Thursday, 25 August 2011
Blackadder: Where is the prisoner.
Baldrick: He's dead.
Blackadder: Dead? Are you sure?
Baldrick: Well I cut his head off. That usually does the trick.
In that episode of Blackadder 2, Edmund Blackadder had been put in charge of the Tower of London and had brought all the scheduled executions forward so he could enjoy a long weekend. Unfortunately Queen Elizabeth had changed her mind about killing one of her favourites. When the change of instructions got through, it was too late. With, needless to say, hilarious consequences.
Thursday, 18 August 2011
When the sons of Constantine massacred all their close relatives, they spared a couple of their cousins. Gallus and Julian were too young to pose any immediate threat so they didn't have to be killed straight away. But as their parents had been killed something needed to be done with them, so they were held captive. Was there a long term plan for them? It is hard to say. Given that they had an empire to run, probably their captors forgot all about them. They were safely out of the picture and there were plenty of other things going on.
See more at the new home of the blog http://historybooksreview.co.uk/constantius-and-gallus-gibbons-decline-and-fall-of-the-roman-empire/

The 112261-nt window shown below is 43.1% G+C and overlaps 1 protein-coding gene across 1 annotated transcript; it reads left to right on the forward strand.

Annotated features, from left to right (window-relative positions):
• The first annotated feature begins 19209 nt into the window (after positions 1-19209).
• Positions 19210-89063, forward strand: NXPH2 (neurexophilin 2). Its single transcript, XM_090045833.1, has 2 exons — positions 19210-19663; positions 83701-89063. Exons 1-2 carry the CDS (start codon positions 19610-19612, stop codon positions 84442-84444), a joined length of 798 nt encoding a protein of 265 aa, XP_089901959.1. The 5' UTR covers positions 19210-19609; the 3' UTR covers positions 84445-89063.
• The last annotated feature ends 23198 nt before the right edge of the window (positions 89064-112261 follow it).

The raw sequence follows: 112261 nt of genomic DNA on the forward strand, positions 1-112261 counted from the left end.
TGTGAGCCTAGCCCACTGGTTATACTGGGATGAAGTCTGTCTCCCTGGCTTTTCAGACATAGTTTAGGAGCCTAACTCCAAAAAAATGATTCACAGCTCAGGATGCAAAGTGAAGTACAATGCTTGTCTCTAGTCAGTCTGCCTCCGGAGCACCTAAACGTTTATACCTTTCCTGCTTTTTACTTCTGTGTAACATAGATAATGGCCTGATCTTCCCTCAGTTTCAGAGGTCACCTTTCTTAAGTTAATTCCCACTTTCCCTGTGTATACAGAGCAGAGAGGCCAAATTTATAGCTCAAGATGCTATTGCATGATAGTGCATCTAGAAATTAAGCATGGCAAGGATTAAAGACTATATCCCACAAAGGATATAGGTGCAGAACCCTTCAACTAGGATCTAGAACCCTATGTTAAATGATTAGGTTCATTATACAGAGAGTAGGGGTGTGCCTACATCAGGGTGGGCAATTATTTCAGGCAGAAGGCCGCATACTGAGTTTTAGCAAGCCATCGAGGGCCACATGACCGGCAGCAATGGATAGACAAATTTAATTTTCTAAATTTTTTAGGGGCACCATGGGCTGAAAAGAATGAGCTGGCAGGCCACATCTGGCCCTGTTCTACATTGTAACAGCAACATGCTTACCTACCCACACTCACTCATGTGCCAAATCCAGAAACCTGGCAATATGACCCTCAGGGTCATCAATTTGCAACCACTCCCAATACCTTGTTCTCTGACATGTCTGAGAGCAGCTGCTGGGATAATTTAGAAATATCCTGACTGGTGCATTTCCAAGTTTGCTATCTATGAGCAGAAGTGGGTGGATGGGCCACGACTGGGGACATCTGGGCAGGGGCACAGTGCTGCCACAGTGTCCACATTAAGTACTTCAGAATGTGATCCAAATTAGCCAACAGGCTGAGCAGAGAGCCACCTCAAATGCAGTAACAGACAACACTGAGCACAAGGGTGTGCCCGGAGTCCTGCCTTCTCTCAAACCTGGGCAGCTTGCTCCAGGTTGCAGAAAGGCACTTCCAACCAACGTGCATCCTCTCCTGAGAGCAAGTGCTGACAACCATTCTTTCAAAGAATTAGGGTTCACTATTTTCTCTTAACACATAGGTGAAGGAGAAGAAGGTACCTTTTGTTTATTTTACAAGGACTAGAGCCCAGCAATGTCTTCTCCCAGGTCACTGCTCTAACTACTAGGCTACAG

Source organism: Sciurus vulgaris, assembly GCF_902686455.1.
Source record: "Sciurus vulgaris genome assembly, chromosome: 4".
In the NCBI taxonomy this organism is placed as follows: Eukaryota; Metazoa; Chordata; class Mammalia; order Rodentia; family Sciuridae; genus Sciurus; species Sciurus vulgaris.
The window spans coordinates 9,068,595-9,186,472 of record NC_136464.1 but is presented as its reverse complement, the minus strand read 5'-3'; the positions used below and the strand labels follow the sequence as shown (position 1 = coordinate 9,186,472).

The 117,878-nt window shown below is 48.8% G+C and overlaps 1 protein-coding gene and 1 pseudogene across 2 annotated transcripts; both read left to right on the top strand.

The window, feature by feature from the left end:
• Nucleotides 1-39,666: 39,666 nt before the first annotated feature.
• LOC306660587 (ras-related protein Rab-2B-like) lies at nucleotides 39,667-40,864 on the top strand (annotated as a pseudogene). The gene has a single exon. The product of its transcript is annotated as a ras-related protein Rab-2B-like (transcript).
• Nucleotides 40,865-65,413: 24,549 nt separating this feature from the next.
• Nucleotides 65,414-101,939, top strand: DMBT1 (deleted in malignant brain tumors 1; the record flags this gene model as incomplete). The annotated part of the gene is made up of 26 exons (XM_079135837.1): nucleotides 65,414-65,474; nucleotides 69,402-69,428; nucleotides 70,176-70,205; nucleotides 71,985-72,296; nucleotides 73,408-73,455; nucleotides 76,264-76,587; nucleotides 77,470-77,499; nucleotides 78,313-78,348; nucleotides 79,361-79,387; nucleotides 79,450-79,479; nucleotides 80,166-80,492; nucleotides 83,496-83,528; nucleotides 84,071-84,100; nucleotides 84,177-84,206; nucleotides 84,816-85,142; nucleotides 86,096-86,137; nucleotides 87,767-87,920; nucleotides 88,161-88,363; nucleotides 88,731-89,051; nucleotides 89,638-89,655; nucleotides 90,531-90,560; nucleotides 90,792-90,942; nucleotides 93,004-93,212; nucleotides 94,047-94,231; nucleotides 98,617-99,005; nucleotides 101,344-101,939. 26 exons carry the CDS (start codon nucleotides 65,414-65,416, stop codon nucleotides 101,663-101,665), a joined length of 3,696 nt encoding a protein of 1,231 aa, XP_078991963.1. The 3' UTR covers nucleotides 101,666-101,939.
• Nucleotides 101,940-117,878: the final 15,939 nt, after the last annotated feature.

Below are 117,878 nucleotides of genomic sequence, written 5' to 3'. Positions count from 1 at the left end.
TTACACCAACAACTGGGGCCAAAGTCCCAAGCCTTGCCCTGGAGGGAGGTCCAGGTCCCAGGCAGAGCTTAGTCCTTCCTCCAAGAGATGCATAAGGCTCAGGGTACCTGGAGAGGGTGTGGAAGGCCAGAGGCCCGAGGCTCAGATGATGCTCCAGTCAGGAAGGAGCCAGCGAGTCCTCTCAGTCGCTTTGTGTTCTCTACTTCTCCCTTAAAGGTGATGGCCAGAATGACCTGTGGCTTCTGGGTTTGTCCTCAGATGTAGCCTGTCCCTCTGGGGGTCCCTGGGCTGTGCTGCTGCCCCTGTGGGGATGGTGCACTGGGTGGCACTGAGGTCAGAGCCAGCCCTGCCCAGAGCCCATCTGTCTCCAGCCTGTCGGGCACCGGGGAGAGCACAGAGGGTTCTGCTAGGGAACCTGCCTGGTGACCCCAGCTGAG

Sunday, 14 August 2011
Constantius was the middle of the three sons Constantine had with Fausta. Of the three he was the one that showed the most promise.
Those who occasionally mention the education or talents of
Constantius, allow that he excelled in the gymnastic arts of leaping and
running that he was a dexterous archer, a skilful horseman, and a master
of all the different weapons used in the service either of the cavalry
or of the infantry.
Monday, 8 August 2011
|Conan the Barbarian (Thanks to Wikipedia)|
With the financial crisis back on the agenda I decided I had better get planning for a worldwide economic meltdown. There won't be much call for development chemists in any financial armageddon so I'll be needing an alternative career path. I have decided to become a barbarian. Steel is the currency of the warrior, and even Goldman Sachs can't do anything to get a rake off from that so it seems like a good choice.
Saturday, 6 August 2011
The Way We Live now isn't the best known of Trollope's works nowadays. His novels about politicking churchmen are a lot more familiar. But in his own day he was as well known for being one of the few novelists who really understood money. And this one is the one that is really worth reading if you want an insight into what goes on in board rooms among the people who read the numbers. At this time of financial meltdown, this is more true than ever. The plot is too complicated to summarise and as I urge you to read it I don't want to spoil it anyway. But it is a cracking read.